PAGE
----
Easter bilby

Easter bilby

shops full of ’em – and a lot bigger than the real thing. So, together with the egg avalanche, there’s no limit to the number of calories you can consume in celebrating the resurrection of Christ. Coupled with the glorious fact that there’s scarcely any mention of wretched soccer, all these novelties mean you’re never going to be lulled into thinking you’re still in dear old Blighty (or back in the old country as they delightfully put it here).

Hors D’Oeuvres

Even so there are some marked similarities to make you feel at home. One of the least striking is that most people are overweight. That is, I scarcely notice it, coming from what I regard as the global fat capital, i.e. Cambridge. The stats say that that’s not true, of course. The USA does these things better than the UK. Of course it does. But there’s not much in it. More than two-thirds of American adults are overweight and one person in three is obese. For the UK the prediction is that one in three will be obese by 2020. Currently in Australia 63% of the adult population is overweight, a figure that includes 28% who are obese.

The essential point is that there’s stuff all difference between those countries and the really critical thing is that the rates go on soaring. In the U.S. between 1980 and 2000 obesity rates doubled among adults and since 1980 the number of overweight adolescents has tripled. By 2025 one Australian child in three will be in the overweight/obese category.

Main course

The meat in this piece is provided by a report written by a bunch of Australian heavyweights – all Profs from Sydney or wherever. It has the droll title ‘No Time To Weight’ – do I need to explain that or shall I merely apologise for the syntax? ‘Oh c’mon!’ I hear our Aussie readers protest. ‘We’re going to hell in a handcart and you’re wittering about grammar. Typical b***** academic.’ Quite so. Priorities and all that. So the boffins’ idea is to wake everyone up to obesity and get policy-makers and parliamentarians to do something effective.No Time to Weight report

Why is this so important? Probably unnecessary to explain but obesity causes a variety of disorders (diabetes, heart disease, age-related degenerative disease, sleep apnea, gallstones, etc.) but in particular it’s linked to a range of cancers. Avid followers of this BbN blog will recall obesity cropping up umpteen times already in our cancer-themed story (Rasher Than I Thought?/Biting the bitter bullet/Wake up at the back/Twenty winks/Obesity and Cancer/Isn’t Science Wonderful? Obesity Talks to Cancer) and that’s because it significantly promotes cancers of the bowel, kidney, liver, esophagus, pancreas, endometrium, gallbladder, ovaries and breast. The estimate is that if we all had a body mass index (BMI) of less than 25 (the overweight threshold) there would be 12,000 fewer UK cancers per year. Mostly the evidence is of the smoking gun variety: overweight/obese people get these cancers a lot more often than lesser folk but in Obesity Talks to Cancer we looked at recent evidence of a molecular link between obesity and breast cancer.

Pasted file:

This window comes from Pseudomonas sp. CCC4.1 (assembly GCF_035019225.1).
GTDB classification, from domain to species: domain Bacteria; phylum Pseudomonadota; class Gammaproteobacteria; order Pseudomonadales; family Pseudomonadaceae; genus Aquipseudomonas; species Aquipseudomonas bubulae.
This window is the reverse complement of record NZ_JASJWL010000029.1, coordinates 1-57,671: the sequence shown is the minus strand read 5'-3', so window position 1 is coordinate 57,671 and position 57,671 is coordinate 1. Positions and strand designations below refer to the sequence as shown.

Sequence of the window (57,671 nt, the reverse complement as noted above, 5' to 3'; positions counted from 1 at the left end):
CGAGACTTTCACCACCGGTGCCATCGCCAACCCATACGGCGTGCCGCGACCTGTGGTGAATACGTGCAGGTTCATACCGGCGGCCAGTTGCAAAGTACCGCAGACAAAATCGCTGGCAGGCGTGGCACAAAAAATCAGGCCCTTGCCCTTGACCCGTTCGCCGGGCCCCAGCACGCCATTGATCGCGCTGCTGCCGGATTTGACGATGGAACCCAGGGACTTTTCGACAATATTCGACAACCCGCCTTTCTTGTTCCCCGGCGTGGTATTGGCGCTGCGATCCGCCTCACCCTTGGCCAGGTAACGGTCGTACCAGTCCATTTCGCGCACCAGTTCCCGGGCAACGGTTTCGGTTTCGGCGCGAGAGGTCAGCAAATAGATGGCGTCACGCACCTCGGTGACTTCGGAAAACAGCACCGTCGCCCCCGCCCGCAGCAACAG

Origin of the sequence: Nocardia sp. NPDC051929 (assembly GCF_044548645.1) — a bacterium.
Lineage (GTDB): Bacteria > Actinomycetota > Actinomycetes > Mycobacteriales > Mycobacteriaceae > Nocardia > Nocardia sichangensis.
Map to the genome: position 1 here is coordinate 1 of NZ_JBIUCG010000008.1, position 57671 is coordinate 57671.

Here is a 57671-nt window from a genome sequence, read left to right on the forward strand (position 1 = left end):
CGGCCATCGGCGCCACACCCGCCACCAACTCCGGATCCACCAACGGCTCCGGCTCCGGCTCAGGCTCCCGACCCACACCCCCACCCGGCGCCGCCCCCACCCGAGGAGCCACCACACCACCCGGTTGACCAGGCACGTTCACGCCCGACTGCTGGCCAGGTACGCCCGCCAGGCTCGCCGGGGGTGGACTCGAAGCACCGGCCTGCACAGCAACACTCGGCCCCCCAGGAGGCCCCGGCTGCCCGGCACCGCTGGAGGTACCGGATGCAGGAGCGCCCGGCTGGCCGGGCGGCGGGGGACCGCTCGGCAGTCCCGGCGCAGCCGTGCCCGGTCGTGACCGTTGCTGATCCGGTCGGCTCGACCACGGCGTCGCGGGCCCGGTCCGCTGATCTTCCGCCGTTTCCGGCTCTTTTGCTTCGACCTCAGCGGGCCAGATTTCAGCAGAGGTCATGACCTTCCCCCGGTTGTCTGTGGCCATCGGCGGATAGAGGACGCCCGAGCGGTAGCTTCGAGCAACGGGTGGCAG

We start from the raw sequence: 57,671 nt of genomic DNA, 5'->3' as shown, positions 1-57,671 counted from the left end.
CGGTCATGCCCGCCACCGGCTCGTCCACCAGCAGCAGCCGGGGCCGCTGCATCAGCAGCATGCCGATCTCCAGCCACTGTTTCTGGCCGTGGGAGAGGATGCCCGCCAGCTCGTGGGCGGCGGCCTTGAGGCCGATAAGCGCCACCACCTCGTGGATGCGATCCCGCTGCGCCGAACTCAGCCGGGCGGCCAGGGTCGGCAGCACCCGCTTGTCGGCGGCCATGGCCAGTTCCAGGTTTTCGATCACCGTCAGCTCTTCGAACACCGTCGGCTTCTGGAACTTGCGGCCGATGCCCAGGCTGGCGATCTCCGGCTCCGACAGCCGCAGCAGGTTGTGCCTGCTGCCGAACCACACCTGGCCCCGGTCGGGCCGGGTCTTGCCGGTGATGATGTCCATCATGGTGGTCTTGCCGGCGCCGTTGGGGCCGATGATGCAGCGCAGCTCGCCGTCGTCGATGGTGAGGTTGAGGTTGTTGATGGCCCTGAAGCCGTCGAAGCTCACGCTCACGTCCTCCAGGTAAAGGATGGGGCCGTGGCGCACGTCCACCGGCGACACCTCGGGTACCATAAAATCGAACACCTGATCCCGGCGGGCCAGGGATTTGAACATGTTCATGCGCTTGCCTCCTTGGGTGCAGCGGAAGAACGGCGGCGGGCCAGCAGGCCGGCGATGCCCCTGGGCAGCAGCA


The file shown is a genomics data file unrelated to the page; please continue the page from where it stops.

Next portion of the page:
Entrée (à la French cuisine not North American as in Main course)

Or, as you might say, a side dish of genetics. The obvious question about obesity is ‘What causes it?’ The answer is both complicated and simple. The complexity comes from the gradual accumulation of evidence that there is a substantial genetic (i.e. inherited) component. Many people will have heard of the hormone leptin, a critical regulator of energy balance and therefore of body weight. Mutations in the leptin gene that reduce the level of the hormone cause a constant desire to eat with the predictable consequence. But only a very small number of families have been found who carry leptin mutations and, although other mutations can drive carriers to overeating, they are even rarer.

However, aside from mutations, everyone’s DNA is subtly different (see Policing DNA) – about 1 in every 1000 of the units (bases) that make up our genetic code differs between individuals. All told the guess is that in  90% of the population this type of genetic variation can contribute to their being overweight/obese.

Things are made more complicated by the fact that diet can cause changes in the DNA of pregnant mothers (what’s called an epigenetic effect). In short, if a pregnant woman is obese, diabetic, or consumes too many calories, the obesity trait is passed to her offspring. This DNA ‘imprinting’ activates hormone signaling to increase hunger and inhibit satiety, thereby passing the problem on to the child.Preg Ob

So the genetics is quite complex. But what is simple is the fact that since 1985 the proportion of obese Australians has gone up by over 10-fold. That’s not due to genes misbehaving. As David Katz, the director of Yale University’s Prevention Research Center puts it: ‘What has changed while obesity has gone from rare to pandemic is not within, but all around us. We are drowning in calories engineered to be irresistible.’